Threats to a Proper Knee Surgery Recovery (Infection and Knee Replacement)
This is Part 2 of a series of articles on threats to a proper knee surgery recovery. In this installment we discuss infection and knee replacement. I encourage you to explore the other articles which you can find by clicking on the link below.
So let’s get started. There are two types of infections to think about when it comes to knee replacement: ‘Superficial’ and ‘Deep’.
After knee replacement surgery, it’s possible to develop an infection in the incision. Doctors call these superficial, minor, or early-onset infections. Superficial infections usually occur soon after your surgery. You may develop a minor infection in the hospital or when you go home. The treatment is simple, but a minor infection can lead to a major one if it’s not treated.
Deep Knee Infection
You can also develop an infection around your artificial knee, also called a prosthesis or implant. Doctors call these deep, major, delayed-onset, or late-onset infections. Deep infections are serious and can occur weeks or even years after your knee replacement surgery. The treatment may involve several steps. You may need surgery to remove the infected artificial knee.
A knee replacement infection may develop in the wound after surgery. It may also occur around the artificial implant that is used to replace the knee joint. Harmful bacteria entering the wound usually cause the infection.
A knee replacement infection can occur any time after surgery. For instance:
- at the hospital
- once you get home after your surgery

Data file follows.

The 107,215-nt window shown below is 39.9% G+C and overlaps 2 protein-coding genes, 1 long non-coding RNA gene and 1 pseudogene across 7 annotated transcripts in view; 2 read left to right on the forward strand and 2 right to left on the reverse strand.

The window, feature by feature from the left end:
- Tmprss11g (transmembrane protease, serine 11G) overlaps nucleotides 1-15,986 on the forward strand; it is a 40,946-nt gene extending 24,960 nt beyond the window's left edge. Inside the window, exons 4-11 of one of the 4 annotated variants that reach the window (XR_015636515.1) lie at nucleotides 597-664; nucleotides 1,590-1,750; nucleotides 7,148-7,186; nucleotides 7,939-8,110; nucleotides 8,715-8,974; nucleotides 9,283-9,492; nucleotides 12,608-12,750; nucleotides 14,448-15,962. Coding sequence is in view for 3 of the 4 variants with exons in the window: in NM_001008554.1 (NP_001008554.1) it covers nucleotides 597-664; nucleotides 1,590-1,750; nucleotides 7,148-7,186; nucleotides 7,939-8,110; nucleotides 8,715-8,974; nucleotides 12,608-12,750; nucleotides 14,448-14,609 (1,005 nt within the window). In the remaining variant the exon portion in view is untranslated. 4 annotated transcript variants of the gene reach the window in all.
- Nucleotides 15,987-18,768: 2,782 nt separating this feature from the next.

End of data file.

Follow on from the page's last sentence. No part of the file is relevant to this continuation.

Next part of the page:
- months or even years after surgery
In a study by the American Academy of Orthopaedic Surgeons, only 1%, one in every 100 people who have a hip or knee replacement, will develop an infection.
How to Diagnose an Infection
It may be evident to a surgeon that there is an infection in the knee with a simply visual inspection. There are tests that can be conducted to validate the presence of infection as you can see here:
- A Simple Blood Test: This can help measure inflammation in the body, which can indicate an infection.
- An Imaging Test: This can help determine if there is an infection in the artificial joint. Examples of imaging tests include X-rays, computed tomography (CT) scans, magnetic resonance imaging (MRI), or bone scans.
- Joint aspiration: Fluid is drawn from the knee and tested for bacteria and white blood cells. A large number of white blood cells is a sign the body is fighting an infection.
- Tissue Culture: The doctor may take a tissue sample from within the infected bone or joint. The doctor sends this specimen to a laboratory for examination.
- Bone Biopsy: Your doctor might perform a bone biopsy if he suspects that you have an infection that isn’t showing up clearly on imaging tests. This process is similar to a tissue culture, in which a doctor uses a needle to remove a sample from the affected area.
For more on how to diagnose a knee infection click here: Diagnosing a Knee Infection
Richie got an infection in his knee during total knee replacement. He tells the full story in the video below.
Causes of a Knee Infection
Bacteria might enter a person’s body through the wound where the surgical incision was made, after knee replacement surgery. If bacteria reach a person’s new artificial knee joint, they may multiply and cause an infection.